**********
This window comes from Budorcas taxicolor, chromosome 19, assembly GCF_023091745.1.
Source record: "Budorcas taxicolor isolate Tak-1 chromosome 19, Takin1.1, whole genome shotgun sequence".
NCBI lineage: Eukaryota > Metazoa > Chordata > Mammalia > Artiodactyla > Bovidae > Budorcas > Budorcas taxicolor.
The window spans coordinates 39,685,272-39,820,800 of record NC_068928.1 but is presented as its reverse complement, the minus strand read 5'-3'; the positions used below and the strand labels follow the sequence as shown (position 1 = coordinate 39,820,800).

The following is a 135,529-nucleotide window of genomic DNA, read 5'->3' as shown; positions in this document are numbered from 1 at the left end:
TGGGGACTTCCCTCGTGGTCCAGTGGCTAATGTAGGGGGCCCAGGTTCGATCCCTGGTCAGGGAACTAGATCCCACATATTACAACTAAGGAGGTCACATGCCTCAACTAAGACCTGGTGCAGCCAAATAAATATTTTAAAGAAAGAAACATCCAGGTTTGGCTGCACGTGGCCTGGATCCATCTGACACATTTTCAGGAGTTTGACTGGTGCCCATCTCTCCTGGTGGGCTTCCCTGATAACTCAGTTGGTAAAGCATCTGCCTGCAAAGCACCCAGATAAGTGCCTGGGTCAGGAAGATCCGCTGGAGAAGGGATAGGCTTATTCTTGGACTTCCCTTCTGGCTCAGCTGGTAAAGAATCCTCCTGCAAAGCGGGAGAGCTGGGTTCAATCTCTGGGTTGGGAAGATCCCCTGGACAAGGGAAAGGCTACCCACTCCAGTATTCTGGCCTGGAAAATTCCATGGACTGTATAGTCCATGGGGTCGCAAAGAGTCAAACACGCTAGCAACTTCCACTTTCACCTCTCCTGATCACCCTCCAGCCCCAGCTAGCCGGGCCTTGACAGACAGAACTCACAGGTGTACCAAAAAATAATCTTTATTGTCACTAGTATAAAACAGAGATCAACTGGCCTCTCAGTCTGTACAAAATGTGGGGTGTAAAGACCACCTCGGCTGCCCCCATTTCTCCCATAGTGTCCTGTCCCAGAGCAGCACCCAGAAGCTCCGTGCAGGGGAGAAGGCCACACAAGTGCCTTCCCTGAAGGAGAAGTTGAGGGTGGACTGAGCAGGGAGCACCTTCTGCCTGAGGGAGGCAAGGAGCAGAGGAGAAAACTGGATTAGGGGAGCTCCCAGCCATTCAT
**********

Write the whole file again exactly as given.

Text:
This window comes from Budorcas taxicolor, chromosome 19, assembly GCF_023091745.1.
Source record: "Budorcas taxicolor isolate Tak-1 chromosome 19, Takin1.1, whole genome shotgun sequence".
NCBI lineage: Eukaryota > Metazoa > Chordata > Mammalia > Artiodactyla > Bovidae > Budorcas > Budorcas taxicolor.
The window spans coordinates 39,685,272-39,820,800 of record NC_068928.1 but is presented as its reverse complement, the minus strand read 5'-3'; the positions used below and the strand labels follow the sequence as shown (position 1 = coordinate 39,820,800).

The following is a 135,529-nucleotide window of genomic DNA, read 5'->3' as shown; positions in this document are numbered from 1 at the left end:
TGGGGACTTCCCTCGTGGTCCAGTGGCTAATGTAGGGGGCCCAGGTTCGATCCCTGGTCAGGGAACTAGATCCCACATATTACAACTAAGGAGGTCACATGCCTCAACTAAGACCTGGTGCAGCCAAATAAATATTTTAAAGAAAGAAACATCCAGGTTTGGCTGCACGTGGCCTGGATCCATCTGACACATTTTCAGGAGTTTGACTGGTGCCCATCTCTCCTGGTGGGCTTCCCTGATAACTCAGTTGGTAAAGCATCTGCCTGCAAAGCACCCAGATAAGTGCCTGGGTCAGGAAGATCCGCTGGAGAAGGGATAGGCTTATTCTTGGACTTCCCTTCTGGCTCAGCTGGTAAAGAATCCTCCTGCAAAGCGGGAGAGCTGGGTTCAATCTCTGGGTTGGGAAGATCCCCTGGACAAGGGAAAGGCTACCCACTCCAGTATTCTGGCCTGGAAAATTCCATGGACTGTATAGTCCATGGGGTCGCAAAGAGTCAAACACGCTAGCAACTTCCACTTTCACCTCTCCTGATCACCCTCCAGCCCCAGCTAGCCGGGCCTTGACAGACAGAACTCACAGGTGTACCAAAAAATAATCTTTATTGTCACTAGTATAAAACAGAGATCAACTGGCCTCTCAGTCTGTACAAAATGTGGGGTGTAAAGACCACCTCGGCTGCCCCCATTTCTCCCATAGTGTCCTGTCCCAGAGCAGCACCCAGAAGCTCCGTGCAGGGGAGAAGGCCACACAAGTGCCTTCCCTGAAGGAGAAGTTGAGGGTGGACTGAGCAGGGAGCACCTTCTGCCTGAGGGAGGCAAGGAGCAGAGGAGAAAACTGGATTAGGGGAGCTCCCAGCCATTCAT